Friday, March 6, 2009

Why have free throw percentages remained constant?

Free throw percentages in the NBA over the past 50 years have remained remarkably constant, hovering at around 75 percent. Since most other tangible facets of the game have improved in that time span, it is puzzling that there has not been much change in free throw percentages.

My explanation of this phenomenon is that there has not been much selection pressure towards better free throw shooters. Most NBA teams emphasize size and athleticism, arguing that if you are outmatched in those areas you will be so dominated in other areas that free throw shooting will be irrelevant. Moreover, free throws are seen as something that you can teach, but you can't teach height, and you can't teach tomahawk dunks.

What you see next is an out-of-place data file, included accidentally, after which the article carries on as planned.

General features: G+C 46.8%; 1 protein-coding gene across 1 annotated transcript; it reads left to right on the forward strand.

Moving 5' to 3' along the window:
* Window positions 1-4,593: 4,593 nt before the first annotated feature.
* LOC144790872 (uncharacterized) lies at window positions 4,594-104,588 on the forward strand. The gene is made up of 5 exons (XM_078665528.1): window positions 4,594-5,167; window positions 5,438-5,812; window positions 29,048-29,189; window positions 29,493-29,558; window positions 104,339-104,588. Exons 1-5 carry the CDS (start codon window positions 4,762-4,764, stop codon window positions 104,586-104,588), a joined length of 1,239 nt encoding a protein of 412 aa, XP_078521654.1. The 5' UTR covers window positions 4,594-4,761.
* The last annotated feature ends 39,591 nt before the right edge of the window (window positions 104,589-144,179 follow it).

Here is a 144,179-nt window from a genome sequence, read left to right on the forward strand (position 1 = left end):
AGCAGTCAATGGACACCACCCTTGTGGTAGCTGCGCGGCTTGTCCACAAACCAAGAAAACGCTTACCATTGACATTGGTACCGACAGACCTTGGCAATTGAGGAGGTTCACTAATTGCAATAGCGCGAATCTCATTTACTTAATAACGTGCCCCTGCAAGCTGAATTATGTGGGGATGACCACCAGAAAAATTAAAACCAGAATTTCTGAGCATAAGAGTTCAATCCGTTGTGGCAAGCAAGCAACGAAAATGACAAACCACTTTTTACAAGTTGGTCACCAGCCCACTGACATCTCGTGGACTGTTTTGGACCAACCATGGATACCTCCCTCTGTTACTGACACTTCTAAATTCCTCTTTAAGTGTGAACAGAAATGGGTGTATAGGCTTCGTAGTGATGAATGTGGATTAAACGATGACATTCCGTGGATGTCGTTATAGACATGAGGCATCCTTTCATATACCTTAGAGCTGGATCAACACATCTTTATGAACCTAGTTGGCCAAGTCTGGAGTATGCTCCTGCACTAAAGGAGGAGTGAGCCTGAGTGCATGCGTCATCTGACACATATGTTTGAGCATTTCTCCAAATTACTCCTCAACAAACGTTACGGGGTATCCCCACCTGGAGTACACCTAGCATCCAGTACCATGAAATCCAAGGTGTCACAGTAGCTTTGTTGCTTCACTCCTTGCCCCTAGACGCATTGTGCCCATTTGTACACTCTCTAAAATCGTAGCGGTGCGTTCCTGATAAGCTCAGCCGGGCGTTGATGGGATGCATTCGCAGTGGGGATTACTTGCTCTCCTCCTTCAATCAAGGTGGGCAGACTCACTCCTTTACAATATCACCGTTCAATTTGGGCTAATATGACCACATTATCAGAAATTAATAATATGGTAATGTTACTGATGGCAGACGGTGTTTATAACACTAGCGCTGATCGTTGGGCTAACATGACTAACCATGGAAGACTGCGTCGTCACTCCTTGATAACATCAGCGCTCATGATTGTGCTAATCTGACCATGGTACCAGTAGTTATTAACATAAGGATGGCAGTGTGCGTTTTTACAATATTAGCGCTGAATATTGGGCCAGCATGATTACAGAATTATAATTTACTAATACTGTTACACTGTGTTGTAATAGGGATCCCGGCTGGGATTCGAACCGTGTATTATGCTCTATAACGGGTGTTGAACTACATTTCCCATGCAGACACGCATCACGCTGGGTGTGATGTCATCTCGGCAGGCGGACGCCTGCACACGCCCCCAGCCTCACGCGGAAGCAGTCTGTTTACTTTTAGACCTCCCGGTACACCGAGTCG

Finally, even if NBA teams do have a preference for slightly better free throw shooters, that effect will be counteracted by concurrent preference for slightly bigger players. Big men will always have a tougher time shooting free throws. This is partly due to simple biomechanics--image trying to throw a tennis ball into the hoop and you understand Shaquille O'Neal's daily struggle. It is also partly due to reduced incentives for those 7 feet and over. Even if Andrew Bynum cannot shoot free throws well, he will still have a job somewhere in the NBA because of his abnormal size, whereas a 6'2" player would not be able to survive with a 60% average.

Assuming the inflation-adjusted wage stays relatively constant or increases, and as the global talent pool increases, this model predicts that either players will continue to get taller and stronger or average free throw shooting will improve. The 2006-2007 NBA average height was 6'6.9" and the average free throw percentage was 75.2%. I am willing to bet that, assuming the inflation-adjusted wage of an NBA player stays the same and the league has not expanded drastically, one or both of those measures will have increased by 2026.


Seth Roberts reports that Cal Tech's had one of the top basketball teams in the nation during the 1950s! As Seth notes, in the 1950s you would look at that and think "well that's just how it should be," but now it looks so weird.